Soldiers of the Memorial

Complete Index of Names on the Memorial Panels

World War One 1914-1918

Panel 1

Panel 2

Panel 3

Panel 4

* R Terry is likely to be R Perry. There is no R Terry recorded on the CWGC database,
whereas there is a R Perry from Ellesmere Port who was killed in action in 1918 (the link above leads to the latter).

** H Thomas is likely to be A Thomas(the link above leads to the latter).

*** No trace of a J W Williams so far, but there is a T Williams, born Tattenhall, resident in EP not on the memorial.

WW1 Soldiers Added to the Memorial

David Hunt

Added to the new memorial 2007

Albert Lilley

Added to the new memorial 2014

(also see note below)

George Ernest Keates

Added to the new memorial 2015

(also see note below)

Soldiers Not on the Memorial

Research has revealed that there are numerous men who were not recorded on the war memorial. Occasionally, new items appear in the local press drawing attention to the fact that a name has been missed off, and that the local authorities are being contacted with a view to putting the anomaly right. However, this is actually nothing unusual, although of course it is perfectly understandable that descendants wish to see the name of their family member added in due course.

Although the national memorials had been organised by central government, the decision of how to remember those from local communities who had given their lives were largely left to local town and parish councils. There was also the problem of who to include, as there was no central body from which a list could be obtained. Instead, the collation of names for inclusion on the memorial was carried out by the committee responsible for the memorial's erection by a variety of ways, which included door-to-door enquiries, leaflets through letter boxes, church announcements, articles in the local press, or by word of mouth. The committee usually defined the criteria for who could be added. In some cases, there were strict geographic boundaries, whilst others were a little more flexible. Because there was no centralised organisation, much of the information regarding how local committees proceeded no longer exists. Some minutes have been preserved, whilst information can also be gleaned from local newspapers or parochial histories, especially those mentioning unveiling ceremonies.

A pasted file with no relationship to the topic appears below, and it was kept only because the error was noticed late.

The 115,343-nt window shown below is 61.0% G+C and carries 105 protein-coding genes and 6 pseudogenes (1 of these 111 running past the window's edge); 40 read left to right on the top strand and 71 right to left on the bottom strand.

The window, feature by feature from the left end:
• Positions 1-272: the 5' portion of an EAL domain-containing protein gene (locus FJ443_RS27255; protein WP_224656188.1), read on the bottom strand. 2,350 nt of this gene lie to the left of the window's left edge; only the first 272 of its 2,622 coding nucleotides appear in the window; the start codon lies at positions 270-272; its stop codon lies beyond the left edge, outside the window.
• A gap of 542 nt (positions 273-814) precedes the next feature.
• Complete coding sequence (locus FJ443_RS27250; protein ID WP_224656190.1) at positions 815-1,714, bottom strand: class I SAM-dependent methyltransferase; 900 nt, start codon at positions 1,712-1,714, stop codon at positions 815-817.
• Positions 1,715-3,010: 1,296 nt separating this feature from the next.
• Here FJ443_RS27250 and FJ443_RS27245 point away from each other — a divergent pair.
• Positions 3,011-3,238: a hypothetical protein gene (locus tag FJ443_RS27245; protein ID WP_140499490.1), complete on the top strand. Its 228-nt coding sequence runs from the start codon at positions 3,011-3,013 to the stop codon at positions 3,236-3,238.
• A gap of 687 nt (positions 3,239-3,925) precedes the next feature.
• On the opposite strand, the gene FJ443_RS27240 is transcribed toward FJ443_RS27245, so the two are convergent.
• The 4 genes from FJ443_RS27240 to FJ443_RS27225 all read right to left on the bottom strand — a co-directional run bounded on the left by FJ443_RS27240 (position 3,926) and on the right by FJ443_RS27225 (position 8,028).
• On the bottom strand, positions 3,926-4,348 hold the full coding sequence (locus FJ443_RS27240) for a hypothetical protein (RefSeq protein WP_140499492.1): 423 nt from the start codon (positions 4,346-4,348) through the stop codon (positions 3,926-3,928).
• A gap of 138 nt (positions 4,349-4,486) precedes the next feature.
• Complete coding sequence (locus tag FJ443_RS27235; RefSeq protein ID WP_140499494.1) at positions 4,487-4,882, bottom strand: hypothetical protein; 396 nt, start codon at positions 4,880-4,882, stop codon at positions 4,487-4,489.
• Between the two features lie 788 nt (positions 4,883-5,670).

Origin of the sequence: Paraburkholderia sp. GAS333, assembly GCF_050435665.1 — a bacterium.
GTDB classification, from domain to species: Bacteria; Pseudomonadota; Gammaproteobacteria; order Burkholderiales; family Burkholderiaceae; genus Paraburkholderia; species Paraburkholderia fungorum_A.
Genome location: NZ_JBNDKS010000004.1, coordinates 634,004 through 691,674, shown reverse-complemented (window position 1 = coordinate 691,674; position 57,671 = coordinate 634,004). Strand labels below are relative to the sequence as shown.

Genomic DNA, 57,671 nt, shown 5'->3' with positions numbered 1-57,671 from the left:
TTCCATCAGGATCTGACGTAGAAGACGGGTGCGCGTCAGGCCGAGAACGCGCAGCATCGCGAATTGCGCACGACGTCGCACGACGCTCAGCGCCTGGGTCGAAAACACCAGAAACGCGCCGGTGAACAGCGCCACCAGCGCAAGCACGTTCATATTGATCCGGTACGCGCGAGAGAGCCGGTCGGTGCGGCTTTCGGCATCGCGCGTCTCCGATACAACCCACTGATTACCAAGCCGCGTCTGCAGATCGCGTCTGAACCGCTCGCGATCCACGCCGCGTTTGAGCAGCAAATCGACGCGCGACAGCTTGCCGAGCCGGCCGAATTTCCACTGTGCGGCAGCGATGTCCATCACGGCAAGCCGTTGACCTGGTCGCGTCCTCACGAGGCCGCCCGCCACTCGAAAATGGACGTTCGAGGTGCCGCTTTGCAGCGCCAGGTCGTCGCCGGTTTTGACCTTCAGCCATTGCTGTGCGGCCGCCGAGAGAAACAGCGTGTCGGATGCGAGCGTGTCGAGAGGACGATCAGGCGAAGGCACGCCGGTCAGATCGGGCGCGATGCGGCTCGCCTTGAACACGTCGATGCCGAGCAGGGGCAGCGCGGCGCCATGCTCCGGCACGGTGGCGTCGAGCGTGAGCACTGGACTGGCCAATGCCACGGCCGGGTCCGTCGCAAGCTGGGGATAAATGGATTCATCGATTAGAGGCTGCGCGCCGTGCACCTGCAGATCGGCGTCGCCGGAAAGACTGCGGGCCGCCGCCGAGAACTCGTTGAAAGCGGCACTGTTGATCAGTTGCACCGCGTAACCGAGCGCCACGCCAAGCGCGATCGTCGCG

There was often controversy, ranging from a number of Catholics who objected to the siting of memorials in front of, or within, the bounds of Anglican parish churches, to those who couldn't agree on the what form the memorial should take. Then there was often much discussion on whether certain names should be left off - especially deserters and those shot for cowardice.

The omission of names, therefore, was not uncommon, especially when the onus may have been with the bereaved family to notify the committee to include their soldier's name. Sometimes, families wanted to move on, and life's priorities were elsewhere. Other families moved away from the area to find work. Frequently, for those who were missing on the battlefield, inscribing the name on a memorial was final acceptance by the family that their loved one would not be coming home, and for some who still held out hope, this was more than they could bear. Private Pemberton, pictured, was just such a man, whose family believed he was a prisoner of war, until finally accepting he would not be coming home. He lived at 31 Oldfield Road in the Port, but was not recorded on the memorial.

In Ellesmere Port, numerous men had been living in the swiftly expanding town only a short time, and in many cases their names appeared both on the local memorial, and also the memorial erected in the area where they had come from, especially those from the Black Country villages. Albert Lilley (Soldiers Added, above) was one of those men who was from Bilston, but appeared on neither memorial. Four years or so after his death when the idea of memorials were being mooted, he may have been a man whose memory of ties of home had been forgotten, no sense of real belonging in the town he had moved to and no one to remember him in the town of his birth. Consequently there may have been no one in either place to nominate his name.

Whatever the reason for omission, it is also intended to gradually add such local men to the website. Maybe they too can be added to the actual memorial in the future.


Full list is under 'They also served'.

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